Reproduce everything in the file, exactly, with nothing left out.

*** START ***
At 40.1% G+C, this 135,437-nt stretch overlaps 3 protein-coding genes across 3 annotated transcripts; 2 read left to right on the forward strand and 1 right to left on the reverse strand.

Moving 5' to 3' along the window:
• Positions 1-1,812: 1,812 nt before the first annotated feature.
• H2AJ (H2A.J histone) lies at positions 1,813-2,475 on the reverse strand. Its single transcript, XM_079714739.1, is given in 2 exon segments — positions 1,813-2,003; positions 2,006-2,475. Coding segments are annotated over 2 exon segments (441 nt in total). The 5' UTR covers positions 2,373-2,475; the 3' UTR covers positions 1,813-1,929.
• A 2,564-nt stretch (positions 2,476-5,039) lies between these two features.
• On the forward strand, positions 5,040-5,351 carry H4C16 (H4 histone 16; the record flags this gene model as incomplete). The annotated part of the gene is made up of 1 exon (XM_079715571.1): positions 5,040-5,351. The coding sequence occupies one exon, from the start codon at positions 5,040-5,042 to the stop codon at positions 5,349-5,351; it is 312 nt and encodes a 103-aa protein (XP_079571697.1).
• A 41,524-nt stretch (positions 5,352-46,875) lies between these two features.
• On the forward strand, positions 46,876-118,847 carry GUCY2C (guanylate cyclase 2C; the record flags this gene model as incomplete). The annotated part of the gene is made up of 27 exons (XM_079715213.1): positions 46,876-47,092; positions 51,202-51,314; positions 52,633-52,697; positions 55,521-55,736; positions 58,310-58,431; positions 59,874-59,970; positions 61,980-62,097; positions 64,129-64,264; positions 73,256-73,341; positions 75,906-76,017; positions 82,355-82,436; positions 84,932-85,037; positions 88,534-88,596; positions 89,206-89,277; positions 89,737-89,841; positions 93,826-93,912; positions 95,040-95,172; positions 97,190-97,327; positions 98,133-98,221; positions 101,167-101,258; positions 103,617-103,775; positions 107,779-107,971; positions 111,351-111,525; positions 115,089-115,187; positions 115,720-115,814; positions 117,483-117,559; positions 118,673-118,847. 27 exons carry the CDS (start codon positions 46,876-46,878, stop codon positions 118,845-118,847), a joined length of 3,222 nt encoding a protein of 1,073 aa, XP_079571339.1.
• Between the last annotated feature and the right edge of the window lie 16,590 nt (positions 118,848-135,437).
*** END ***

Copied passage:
At 40.1% G+C, this 135,437-nt stretch overlaps 3 protein-coding genes across 3 annotated transcripts; 2 read left to right on the forward strand and 1 right to left on the reverse strand.

Moving 5' to 3' along the window:
• Positions 1-1,812: 1,812 nt before the first annotated feature.
• H2AJ (H2A.J histone) lies at positions 1,813-2,475 on the reverse strand. Its single transcript, XM_079714739.1, is given in 2 exon segments — positions 1,813-2,003; positions 2,006-2,475. Coding segments are annotated over 2 exon segments (441 nt in total). The 5' UTR covers positions 2,373-2,475; the 3' UTR covers positions 1,813-1,929.
• A 2,564-nt stretch (positions 2,476-5,039) lies between these two features.
• On the forward strand, positions 5,040-5,351 carry H4C16 (H4 histone 16; the record flags this gene model as incomplete). The annotated part of the gene is made up of 1 exon (XM_079715571.1): positions 5,040-5,351. The coding sequence occupies one exon, from the start codon at positions 5,040-5,042 to the stop codon at positions 5,349-5,351; it is 312 nt and encodes a 103-aa protein (XP_079571697.1).
• A 41,524-nt stretch (positions 5,352-46,875) lies between these two features.
• On the forward strand, positions 46,876-118,847 carry GUCY2C (guanylate cyclase 2C; the record flags this gene model as incomplete). The annotated part of the gene is made up of 27 exons (XM_079715213.1): positions 46,876-47,092; positions 51,202-51,314; positions 52,633-52,697; positions 55,521-55,736; positions 58,310-58,431; positions 59,874-59,970; positions 61,980-62,097; positions 64,129-64,264; positions 73,256-73,341; positions 75,906-76,017; positions 82,355-82,436; positions 84,932-85,037; positions 88,534-88,596; positions 89,206-89,277; positions 89,737-89,841; positions 93,826-93,912; positions 95,040-95,172; positions 97,190-97,327; positions 98,133-98,221; positions 101,167-101,258; positions 103,617-103,775; positions 107,779-107,971; positions 111,351-111,525; positions 115,089-115,187; positions 115,720-115,814; positions 117,483-117,559; positions 118,673-118,847. 27 exons carry the CDS (start codon positions 46,876-46,878, stop codon positions 118,845-118,847), a joined length of 3,222 nt encoding a protein of 1,073 aa, XP_079571339.1.
• Between the last annotated feature and the right edge of the window lie 16,590 nt (positions 118,848-135,437).